If you want to make your own heirloom banner,  this  book by Ann Hibbard  has a pattern for one — and in this Google preview, you can read some practical tips on avoiding the pitfalls of Xmas. Ann has written a devotional with Scriptures and interesting questions that all manner of ages can discuss, with hymns to sing everyday, all this to accompany the hanging of ornaments on the banner. In the appendix of the book you will find the directions for both an Advent wreath and banner, and also some suggestions for celebrating Epiphany as well. When I made my own banner I gilded the lily–  instead of the suggested felt, I used a pre-quilted fabric, and green velvet for the tree. The tree’s ornaments I copied and outlined with metallic and glittery fabric paint.   I’ll post a picture of it here soon.

Jenn Wilkin’s advice on dealing with the red-suited fat man is just the tactic we used to address the Santa question. She is strategic, and does well to establish her family’s boundaries about him. We too didn’t lie about him, and we didn’t ignore him — we dealt with him diplomatically, considering him the ambassador for that neighboring culture of  Xmas. We wanted to give our children the gift of some silly fun, and to relieve them of the burden of being, in Jenn’s words  “an apologist for an adult view of Santa. In other words, we didn’t want to send him into preschool having to conceal from (or reveal to) his friends the terrible secret that Santa was a fraud. By giving him the chance to figure out the secret of Santa on his own, we bought him some anxiety-free time with his peers in which he could share their excitement over Santa without having been deceived by a parent.”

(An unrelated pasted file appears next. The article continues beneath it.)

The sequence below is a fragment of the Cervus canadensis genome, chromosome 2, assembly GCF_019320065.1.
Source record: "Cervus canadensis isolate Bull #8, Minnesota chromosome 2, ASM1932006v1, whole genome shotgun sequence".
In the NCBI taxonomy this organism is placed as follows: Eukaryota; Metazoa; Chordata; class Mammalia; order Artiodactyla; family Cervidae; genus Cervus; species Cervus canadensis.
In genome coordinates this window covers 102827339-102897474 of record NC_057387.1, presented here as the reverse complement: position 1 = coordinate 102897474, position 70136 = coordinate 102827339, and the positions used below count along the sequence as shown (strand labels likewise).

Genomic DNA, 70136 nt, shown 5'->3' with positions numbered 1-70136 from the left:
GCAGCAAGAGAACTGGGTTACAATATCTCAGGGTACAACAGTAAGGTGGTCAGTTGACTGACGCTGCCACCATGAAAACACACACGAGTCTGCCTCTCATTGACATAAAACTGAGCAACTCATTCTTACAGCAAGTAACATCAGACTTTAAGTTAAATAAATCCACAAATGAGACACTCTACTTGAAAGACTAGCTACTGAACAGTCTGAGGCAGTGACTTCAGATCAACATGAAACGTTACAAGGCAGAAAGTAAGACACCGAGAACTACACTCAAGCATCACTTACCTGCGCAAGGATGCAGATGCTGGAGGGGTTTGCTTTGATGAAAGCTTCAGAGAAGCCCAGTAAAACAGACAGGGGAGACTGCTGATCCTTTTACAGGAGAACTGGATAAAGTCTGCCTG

I share her measured and wise approach — except that our children never sat on Santa’s lap, ever. Yuck. That is a kind of scary-clown ritual I have never understood. But our tribe does not do its hunting and gathering in the malls, and grandma never was interested in subjecting the children to such a terrorizing visit either, so it never presented itself as a problem for our family, as it seemed to do for the Wilkins.

So as these Gospel Coalition writers urge, consider skipping the Christmas season.   Celebrate Advent with your family instead. When your heart is filled with those ancient songs, like the Crusader hymn, “o Come o come, Emmanuel; To ransom captive Israel” you will not be a captive yourself  of the spirit of this age. You will not be exhausted by Xmas. You can actually contemplate with excitement the Billy Graham Organizations “25 Ways to Make Advent a Season of Gospel Sharing” and know that you indeed have resources to share, have that answer for the hope that is in you, the promise of Messiah’s return, when all things will be made new.  Because He is renewing you.